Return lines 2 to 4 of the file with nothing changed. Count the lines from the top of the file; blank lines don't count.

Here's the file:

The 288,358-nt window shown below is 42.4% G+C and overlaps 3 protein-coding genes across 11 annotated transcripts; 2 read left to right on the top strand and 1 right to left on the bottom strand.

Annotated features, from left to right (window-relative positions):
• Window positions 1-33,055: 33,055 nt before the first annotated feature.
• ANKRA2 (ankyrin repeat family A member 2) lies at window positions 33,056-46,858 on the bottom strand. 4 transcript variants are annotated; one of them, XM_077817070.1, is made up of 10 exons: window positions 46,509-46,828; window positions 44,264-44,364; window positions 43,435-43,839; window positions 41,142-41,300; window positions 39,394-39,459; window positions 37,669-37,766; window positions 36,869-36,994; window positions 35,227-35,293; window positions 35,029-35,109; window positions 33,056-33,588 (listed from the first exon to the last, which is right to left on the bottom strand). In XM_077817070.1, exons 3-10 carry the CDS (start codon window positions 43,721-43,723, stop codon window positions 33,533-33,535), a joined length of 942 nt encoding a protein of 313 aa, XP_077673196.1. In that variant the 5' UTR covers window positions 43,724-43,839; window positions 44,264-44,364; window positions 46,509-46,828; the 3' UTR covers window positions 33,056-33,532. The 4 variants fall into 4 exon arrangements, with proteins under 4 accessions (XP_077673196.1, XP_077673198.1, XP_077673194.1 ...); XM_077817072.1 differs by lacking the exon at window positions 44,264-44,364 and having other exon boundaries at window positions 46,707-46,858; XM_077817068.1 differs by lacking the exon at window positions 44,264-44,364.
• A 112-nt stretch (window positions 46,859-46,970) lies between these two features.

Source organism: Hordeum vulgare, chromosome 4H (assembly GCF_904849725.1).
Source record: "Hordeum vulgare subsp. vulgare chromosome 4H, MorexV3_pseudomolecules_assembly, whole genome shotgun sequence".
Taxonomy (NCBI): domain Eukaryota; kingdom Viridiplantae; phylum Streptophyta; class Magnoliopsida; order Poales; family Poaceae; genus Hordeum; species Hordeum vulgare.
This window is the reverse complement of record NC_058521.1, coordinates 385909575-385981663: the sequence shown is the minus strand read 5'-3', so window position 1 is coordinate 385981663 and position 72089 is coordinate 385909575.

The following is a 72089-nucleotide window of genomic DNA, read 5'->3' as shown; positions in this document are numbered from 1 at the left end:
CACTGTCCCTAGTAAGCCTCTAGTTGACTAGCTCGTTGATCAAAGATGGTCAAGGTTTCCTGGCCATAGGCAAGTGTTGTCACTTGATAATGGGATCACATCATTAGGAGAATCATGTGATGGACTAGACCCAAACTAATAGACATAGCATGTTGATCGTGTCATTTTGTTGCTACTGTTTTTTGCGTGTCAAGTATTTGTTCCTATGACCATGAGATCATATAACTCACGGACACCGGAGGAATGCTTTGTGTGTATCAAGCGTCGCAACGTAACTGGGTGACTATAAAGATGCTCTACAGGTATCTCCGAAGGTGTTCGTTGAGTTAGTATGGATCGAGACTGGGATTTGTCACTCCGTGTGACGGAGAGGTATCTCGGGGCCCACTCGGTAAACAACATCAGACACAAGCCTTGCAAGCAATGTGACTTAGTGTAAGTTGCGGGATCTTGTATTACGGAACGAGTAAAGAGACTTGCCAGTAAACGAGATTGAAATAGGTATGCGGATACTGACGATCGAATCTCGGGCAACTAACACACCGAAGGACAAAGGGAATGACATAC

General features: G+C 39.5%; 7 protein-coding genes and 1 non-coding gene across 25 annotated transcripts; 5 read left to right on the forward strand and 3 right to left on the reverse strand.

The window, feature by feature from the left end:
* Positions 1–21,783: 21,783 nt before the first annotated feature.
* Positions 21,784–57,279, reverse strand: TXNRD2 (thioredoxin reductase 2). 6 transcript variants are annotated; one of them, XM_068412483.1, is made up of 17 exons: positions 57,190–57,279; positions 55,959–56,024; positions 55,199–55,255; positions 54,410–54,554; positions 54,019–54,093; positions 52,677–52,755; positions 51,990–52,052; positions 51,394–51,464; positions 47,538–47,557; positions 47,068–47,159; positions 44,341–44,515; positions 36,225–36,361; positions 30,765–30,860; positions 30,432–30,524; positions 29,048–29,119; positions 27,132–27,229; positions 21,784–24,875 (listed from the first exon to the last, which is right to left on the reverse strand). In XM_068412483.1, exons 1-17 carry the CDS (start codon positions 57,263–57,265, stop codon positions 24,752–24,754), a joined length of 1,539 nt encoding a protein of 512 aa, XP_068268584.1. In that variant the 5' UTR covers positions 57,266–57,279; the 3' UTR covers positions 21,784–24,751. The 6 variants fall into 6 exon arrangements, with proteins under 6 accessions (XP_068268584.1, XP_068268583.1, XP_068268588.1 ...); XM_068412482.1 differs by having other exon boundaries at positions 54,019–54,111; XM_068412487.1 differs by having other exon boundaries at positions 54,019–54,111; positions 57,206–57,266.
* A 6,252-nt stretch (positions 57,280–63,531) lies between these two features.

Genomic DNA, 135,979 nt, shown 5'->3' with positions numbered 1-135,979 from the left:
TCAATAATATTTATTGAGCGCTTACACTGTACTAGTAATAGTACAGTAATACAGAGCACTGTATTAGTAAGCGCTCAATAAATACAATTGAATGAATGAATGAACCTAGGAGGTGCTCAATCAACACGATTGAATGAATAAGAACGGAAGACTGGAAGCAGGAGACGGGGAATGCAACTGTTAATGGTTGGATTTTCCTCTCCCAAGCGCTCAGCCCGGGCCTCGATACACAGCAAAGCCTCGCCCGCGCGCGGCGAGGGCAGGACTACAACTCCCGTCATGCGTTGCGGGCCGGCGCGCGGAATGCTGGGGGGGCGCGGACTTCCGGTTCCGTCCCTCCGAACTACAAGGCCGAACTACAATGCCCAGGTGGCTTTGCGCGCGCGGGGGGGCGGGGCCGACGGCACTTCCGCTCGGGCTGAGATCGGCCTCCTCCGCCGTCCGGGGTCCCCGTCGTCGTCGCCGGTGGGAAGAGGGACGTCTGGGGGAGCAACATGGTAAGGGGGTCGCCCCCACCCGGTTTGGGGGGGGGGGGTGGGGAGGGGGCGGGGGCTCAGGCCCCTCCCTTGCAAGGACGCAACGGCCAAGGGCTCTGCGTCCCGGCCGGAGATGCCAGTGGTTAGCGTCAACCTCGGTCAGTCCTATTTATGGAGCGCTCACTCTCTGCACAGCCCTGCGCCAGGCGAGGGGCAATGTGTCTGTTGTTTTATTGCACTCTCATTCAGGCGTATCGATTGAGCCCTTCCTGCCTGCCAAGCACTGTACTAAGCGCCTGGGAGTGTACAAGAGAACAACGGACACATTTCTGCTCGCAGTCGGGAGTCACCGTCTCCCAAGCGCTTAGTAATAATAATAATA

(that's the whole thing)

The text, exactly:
Annotated features, from left to right (window-relative positions):
• Window positions 1-33,055: 33,055 nt before the first annotated feature.
• ANKRA2 (ankyrin repeat family A member 2) lies at window positions 33,056-46,858 on the bottom strand. 4 transcript variants are annotated; one of them, XM_077817070.1, is made up of 10 exons: window positions 46,509-46,828; window positions 44,264-44,364; window positions 43,435-43,839; window positions 41,142-41,300; window positions 39,394-39,459; window positions 37,669-37,766; window positions 36,869-36,994; window positions 35,227-35,293; window positions 35,029-35,109; window positions 33,056-33,588 (listed from the first exon to the last, which is right to left on the bottom strand). In XM_077817070.1, exons 3-10 carry the CDS (start codon window positions 43,721-43,723, stop codon window positions 33,533-33,535), a joined length of 942 nt encoding a protein of 313 aa, XP_077673196.1. In that variant the 5' UTR covers window positions 43,724-43,839; window positions 44,264-44,364; window positions 46,509-46,828; the 3' UTR covers window positions 33,056-33,532. The 4 variants fall into 4 exon arrangements, with proteins under 4 accessions (XP_077673196.1, XP_077673198.1, XP_077673194.1 ...); XM_077817072.1 differs by lacking the exon at window positions 44,264-44,364 and having other exon boundaries at window positions 46,707-46,858; XM_077817068.1 differs by lacking the exon at window positions 44,264-44,364.